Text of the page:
Lea Wait here. And it really isn’t just April showers, despite that lovely little rhyme that Thomas Tusser came up with around 1557, that causes the mud. It’s all the melting snow and ice that’s still around, the finally-rising temperatures releasing dampness that hasn’t evaporated from the frozen ground … PLUS those April rains, which in my experience tend to be a lot heavier than showers, Thomas. But he lived in England, a few years back. Maybe they were showers then.
In any case, the result is the same. Mud. Lots of it.
In Maine, the state tries to get ahead of it by posting orange “Heavy Loads Limited” signs on many of the side roads (e.g the roads most people live on) beginning in early March. If you read the small print on the signs, it says heavy trucks should stick to state roads until May 1, lest their weight result in even more pot holes, cracks, or breaks in the pavement. (Orange signs are posted on unpaved roads, too, for even more obvious reasons.)
In the meantime, mud is on cars. On shoes. On roads. On, in fact, pretty much on anything outdoors, and on anything that HAS been outdoors.
April is also the time when to the outside eye Maine wakes up. Roads and bridges left to snow plows and local traffic all winter are suddenly decorated by orange cones and “under construction” signs. Farmers’ markets open, displaying their earliest greens (green-house grown.) The first wave of “See You in the Spring!” restaurants and shops re-open, ready to greet the earliest snow-birds returning from Florida and the Carolinas, usually in mid-April.
Near where I live, April 15 is the magic date everyone prepares for. That’s when town water is turned on for the large island of Southport. Most summer folks have town water. (If you live there year ’round, you have to have a well.) So — the summer folks come back starting April 15, and businesses in nearly Boothbay Harbor, from the library to the hair salons and gourmet popcorn shop, gear up toward that date.
Farmers start looking at their fields. You can’t plant in mud, but you can start preparing. Cold weather crops go in as soon as the ground dries a bit. Frosts can be expected until well into May, but that won’t stop people from planting, and covering their seeds and young plants and crossing their fingers, especially in home gardens.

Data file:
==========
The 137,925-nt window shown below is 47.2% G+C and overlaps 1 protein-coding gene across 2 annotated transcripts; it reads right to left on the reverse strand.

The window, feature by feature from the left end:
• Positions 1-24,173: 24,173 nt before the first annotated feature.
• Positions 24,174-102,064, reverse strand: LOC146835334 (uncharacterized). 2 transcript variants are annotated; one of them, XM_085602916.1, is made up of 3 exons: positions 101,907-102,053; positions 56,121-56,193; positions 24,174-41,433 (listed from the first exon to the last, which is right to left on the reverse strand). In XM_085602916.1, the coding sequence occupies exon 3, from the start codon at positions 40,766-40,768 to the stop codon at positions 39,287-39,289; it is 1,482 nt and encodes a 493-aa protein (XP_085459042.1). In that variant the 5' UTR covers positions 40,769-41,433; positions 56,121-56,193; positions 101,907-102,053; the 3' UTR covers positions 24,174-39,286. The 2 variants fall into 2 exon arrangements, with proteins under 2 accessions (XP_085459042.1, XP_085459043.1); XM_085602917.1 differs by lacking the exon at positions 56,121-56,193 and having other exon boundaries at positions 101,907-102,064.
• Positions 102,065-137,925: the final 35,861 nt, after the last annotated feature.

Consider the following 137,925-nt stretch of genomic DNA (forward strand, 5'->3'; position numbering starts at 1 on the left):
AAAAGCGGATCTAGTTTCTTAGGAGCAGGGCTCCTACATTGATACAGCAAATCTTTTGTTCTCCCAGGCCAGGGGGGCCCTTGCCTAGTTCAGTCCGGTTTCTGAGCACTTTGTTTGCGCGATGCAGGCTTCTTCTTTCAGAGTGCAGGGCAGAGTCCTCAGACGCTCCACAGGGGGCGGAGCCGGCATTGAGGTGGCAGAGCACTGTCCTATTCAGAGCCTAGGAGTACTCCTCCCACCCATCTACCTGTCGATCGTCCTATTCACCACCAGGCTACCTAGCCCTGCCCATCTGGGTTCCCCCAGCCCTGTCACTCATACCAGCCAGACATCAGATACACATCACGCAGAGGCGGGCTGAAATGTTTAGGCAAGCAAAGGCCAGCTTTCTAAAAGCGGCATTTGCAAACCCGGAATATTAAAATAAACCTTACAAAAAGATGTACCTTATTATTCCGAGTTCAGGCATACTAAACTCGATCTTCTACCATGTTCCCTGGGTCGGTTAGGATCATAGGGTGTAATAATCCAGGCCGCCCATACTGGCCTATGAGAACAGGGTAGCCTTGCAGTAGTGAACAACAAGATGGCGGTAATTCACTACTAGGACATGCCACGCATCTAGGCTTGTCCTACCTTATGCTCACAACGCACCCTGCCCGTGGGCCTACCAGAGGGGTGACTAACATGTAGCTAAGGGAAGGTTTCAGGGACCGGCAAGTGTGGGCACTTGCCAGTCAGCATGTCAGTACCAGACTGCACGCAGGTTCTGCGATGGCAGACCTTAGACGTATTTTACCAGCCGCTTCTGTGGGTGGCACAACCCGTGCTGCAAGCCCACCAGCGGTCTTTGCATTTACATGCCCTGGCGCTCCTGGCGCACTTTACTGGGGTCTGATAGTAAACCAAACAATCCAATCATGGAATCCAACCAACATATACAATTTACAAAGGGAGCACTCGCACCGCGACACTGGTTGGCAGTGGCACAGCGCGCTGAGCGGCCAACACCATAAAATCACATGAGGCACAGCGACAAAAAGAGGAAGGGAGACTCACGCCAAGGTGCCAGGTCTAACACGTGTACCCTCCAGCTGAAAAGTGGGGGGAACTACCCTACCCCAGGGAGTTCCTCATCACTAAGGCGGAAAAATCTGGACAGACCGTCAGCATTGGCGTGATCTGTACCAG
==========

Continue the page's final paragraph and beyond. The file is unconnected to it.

My husband plans to golf today. I’ll suggest he wear his mud boots (ankle-high boots designed for times when sloshing and slurping are terms related to walking, not sipping beverages) but he probably won’t. Men are stubborn. The Green won’t be green — but it’s April! Time for golf!
Also time to dig out all the clods of earth the guy who plowed our driveway this past winter managed to dig out of one part of our lawn and deposit on another part. Somehow the crocuses have fought their way through this new layer of driveway stone and earth, but clean-up work needs to be done, along with picking up the truckload or two of branches that fell in our yard during winter storms, were covered by snow, dug into the mud, and now cover whole sections of what we hope is still lawn.
Time to put away the snakes (long stuffed pieces of sand or balsam-filled cloth that sit on all our window and door sills to keep out drafts during the winter), put on the mud boots and clean up the yard, turn out the outside water, put out the bird bath, and smile. Another six weeks or so, and the grass will be green!